Best Ways to Get Weird in Europe’s Tiny City-States
WHY YOU SHOULD CARE
Because in this article, we teach you a new word.
By Fiona Zublin
Let me guess, you scheduled a trip to Europe and thought “Liechtenstein. Let’s cross that off the life list.” And now you’ve got a day in Liechtenstein and no plan, no direction. Or Vatican City. You thought you’d need two days, but you’ve gone through St. Peter’s Basilica and seen the Swiss Guard — now what? You can only take so many rolling hills before you need a dose of weirdness (you’re the one who clicked on this article, don’t get all up in my face for being judgmental when you’re the one who’s self-selecting). Anyway, here are the weirdest, best ways to spend your spare afternoons in Europe’s tiny kingdoms.
Let’s begin with a giant underground maze filled with dead bodies. Unlike the off-limits Vatican bathroom filled with erotic frescoes, you can actually view the Necropolis, as long as you’re over 15 years old and one of the lucky 250 visitors a day allowed down there (via a request to Vatican authorities either in person, by email or on the phone). Once underground, you can see thousands of years of Vatican history, ruins… and the alleged grave of St. Peter.
Fee: €13 ($16). Last guided tour leaves by 3:30 p.m. daily, closed Sundays. Wear respectful clothes.
Monaco is mostly for people who want to live a really long time or race really fast cars, but there is one elephant in the room. It’s actually a mammoth, which has lived at Monaco’s oldest museum, the Museum of Prehistoric Anthropology, since 2014. Museum researcher Elena Rossoni-Notter explains that Monaco’s Prince Albert I was an amateur archaeologist: “When he was young, he began to excavate the Grimaldi caves,” she says, “and when he became Prince of Monaco, he founded the museum to help archaeological researchers.” Those caves, where 25,000-year-old skeletons now on display in the museum were found, are also open to the public, one of several active prehistoric archaeological fieldwork sites in Monaco.
Fee: €3.80-€7.20 ($5-$9). Open daily, hours vary by time of year.
This little country, otherwise known as “the micronation where the pope doesn’t live,” has a crown jewel: The three huge tower peaks, each with a castle, are so famous they’re featured on the San Marino flag, and each is different. The smallest isn’t open to the public, but the so-called Second Tower contains a museum of weaponry that’ll teach you the word “hoplology” (you’re welcome), and the First Tower, which was used as a prison up until 1970, features graffiti left from prisoners who scribbled all over the walls.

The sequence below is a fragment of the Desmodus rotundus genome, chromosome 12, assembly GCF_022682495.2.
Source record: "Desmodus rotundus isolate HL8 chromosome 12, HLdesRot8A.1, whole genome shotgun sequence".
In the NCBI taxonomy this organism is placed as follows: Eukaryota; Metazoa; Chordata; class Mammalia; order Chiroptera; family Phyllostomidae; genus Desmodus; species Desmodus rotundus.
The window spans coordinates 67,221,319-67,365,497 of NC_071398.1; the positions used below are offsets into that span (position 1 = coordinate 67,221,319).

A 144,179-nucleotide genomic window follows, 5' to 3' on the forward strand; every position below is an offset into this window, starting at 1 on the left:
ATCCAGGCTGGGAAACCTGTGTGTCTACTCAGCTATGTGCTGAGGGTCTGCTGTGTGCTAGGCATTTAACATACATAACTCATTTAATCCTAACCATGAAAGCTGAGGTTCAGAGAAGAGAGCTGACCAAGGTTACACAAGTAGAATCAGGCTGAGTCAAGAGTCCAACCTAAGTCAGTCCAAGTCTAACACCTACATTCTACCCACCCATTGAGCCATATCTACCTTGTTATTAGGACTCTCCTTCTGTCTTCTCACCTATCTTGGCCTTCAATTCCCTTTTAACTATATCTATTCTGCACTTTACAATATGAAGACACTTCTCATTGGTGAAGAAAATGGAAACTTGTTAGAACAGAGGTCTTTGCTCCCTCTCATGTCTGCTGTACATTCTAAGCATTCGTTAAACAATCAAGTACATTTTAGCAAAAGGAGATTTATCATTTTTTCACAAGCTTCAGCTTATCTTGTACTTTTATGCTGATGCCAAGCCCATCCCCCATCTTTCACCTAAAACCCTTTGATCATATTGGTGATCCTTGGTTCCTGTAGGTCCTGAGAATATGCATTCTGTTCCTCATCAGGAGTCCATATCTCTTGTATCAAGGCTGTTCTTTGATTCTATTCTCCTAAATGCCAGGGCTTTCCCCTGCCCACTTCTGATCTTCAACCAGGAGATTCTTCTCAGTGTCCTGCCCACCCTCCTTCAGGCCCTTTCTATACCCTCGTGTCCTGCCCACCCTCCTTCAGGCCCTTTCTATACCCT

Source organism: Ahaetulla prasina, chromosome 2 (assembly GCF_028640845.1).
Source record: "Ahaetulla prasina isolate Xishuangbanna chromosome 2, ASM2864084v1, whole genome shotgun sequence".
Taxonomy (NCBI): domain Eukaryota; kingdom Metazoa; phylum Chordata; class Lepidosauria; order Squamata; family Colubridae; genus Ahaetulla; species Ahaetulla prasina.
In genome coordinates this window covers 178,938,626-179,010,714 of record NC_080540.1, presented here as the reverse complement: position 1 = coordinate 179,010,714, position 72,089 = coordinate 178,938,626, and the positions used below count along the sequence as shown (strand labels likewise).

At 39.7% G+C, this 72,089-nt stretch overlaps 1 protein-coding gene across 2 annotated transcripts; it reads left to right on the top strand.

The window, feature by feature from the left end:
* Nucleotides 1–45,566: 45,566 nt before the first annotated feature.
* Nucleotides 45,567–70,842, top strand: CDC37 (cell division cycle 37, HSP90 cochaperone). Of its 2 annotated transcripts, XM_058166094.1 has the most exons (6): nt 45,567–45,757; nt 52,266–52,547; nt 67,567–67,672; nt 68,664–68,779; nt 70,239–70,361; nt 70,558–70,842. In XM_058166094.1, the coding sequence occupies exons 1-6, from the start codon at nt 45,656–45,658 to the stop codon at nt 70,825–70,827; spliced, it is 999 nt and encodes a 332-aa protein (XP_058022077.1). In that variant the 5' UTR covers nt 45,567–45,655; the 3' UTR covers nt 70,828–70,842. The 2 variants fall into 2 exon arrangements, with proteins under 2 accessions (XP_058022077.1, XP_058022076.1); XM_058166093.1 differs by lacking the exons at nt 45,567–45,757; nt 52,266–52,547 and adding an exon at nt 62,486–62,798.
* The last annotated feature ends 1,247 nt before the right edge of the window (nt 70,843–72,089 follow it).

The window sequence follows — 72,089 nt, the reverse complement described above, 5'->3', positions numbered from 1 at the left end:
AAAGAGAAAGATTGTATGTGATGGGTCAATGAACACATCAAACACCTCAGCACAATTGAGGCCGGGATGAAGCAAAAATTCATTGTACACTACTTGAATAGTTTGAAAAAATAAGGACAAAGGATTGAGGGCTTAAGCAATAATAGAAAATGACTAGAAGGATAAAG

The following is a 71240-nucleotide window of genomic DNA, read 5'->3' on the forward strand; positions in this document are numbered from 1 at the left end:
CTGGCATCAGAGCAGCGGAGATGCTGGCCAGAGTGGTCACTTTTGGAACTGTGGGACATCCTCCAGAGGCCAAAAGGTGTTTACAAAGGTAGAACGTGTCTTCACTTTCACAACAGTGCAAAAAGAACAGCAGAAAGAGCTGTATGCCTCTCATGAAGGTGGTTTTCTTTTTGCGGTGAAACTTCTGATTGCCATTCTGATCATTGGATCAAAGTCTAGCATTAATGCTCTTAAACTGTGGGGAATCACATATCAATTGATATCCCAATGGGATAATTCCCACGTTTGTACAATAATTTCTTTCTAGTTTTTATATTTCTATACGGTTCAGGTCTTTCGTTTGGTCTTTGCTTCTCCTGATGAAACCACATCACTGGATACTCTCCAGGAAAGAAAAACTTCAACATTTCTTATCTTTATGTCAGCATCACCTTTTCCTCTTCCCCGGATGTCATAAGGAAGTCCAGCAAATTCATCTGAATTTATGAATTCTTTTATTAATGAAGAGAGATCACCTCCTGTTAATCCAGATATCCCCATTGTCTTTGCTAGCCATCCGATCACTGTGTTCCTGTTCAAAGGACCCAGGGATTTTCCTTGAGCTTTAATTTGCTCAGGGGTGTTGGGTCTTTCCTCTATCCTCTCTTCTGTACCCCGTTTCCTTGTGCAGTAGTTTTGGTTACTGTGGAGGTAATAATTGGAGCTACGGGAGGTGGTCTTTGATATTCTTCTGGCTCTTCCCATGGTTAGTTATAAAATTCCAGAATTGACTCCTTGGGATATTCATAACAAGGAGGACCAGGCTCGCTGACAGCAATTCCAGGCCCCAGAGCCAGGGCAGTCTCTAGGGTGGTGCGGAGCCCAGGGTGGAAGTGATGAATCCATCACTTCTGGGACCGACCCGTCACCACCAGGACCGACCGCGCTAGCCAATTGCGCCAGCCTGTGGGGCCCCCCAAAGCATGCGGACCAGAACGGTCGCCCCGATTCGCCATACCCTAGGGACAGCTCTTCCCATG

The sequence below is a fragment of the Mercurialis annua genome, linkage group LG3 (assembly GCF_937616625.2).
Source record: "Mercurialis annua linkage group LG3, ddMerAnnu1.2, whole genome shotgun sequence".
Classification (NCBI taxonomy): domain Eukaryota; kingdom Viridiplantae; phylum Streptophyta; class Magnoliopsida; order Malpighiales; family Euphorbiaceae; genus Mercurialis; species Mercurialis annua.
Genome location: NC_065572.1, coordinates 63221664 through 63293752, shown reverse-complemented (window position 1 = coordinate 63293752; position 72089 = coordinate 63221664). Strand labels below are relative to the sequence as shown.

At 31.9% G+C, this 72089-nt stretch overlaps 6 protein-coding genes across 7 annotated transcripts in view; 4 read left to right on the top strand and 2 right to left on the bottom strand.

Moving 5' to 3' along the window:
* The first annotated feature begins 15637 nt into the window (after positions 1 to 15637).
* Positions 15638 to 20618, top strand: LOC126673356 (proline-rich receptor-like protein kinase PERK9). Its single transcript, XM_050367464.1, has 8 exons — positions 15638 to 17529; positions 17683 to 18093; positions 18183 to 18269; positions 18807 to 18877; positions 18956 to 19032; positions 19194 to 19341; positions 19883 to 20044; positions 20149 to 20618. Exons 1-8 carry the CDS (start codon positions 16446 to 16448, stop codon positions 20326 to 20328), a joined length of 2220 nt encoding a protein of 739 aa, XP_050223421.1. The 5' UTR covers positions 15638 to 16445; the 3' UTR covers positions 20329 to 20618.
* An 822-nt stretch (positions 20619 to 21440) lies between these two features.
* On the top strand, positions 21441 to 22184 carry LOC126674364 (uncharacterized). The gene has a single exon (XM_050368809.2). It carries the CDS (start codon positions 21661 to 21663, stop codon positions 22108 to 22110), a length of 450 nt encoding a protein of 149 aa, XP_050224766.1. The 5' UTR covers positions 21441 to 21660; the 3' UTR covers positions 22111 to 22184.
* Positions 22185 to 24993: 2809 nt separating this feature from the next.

Fee: €3-€4.50 ($4-$6). Open daily, hours vary by time of year.
This principality — which boasts the richest royal in Europe, Prince Hans-Adam II — is full of museums of early life in Liechtenstein or that re-create villages of days gone by. But some are forward-looking, like the Museum of Electricity, which is full of electrical devices and appliances from the last 108 years, kind of like your uncle’s garage if he was also really conscientious about labeling stuff. Located in the city of Triesen, it’s free for visitors — but it’s only open for four hours the last Sunday of the month, and only for seven months of the year.
Free. Open the last Sunday of each month, 1 p.m.-5 p.m., except in July, November, December, January, February.
While Andorra also has a museum of electricity, there’s more choice in this tiny nation between France and Spain, which is technically ruled by two co-monarchs: a Spanish bishop and whoever’s currently president of France. The cream of the crop is the Perfume Museum, where you can create your own scents and learn about the history of perfume in the 20th century while actually admiring case after case of pretty, colorful bottles.
Fee: €2.50-€5 ($3-$6), children and seniors free. Open Tuesday-Sunday, hours vary.
Luxembourg has among the finest collections of weird museums in the world, with galleries devoted to the history of playing cards, the police and brewing, but make sure to check out the National Mining Museum, which displays tools and timelines over two centuries of the country’s mining industry, alongside fossils and archival photographs. Much of the collection is housed underground, as is right. Individuals and groups can take 90-minute guided tours, which involve a train ride into the mine and a lengthy walk through the tunnels, leaving hourly in the afternoons.
Fee: €5-€9 ($6-$11). Hours vary widely by time of year, closed Mondays.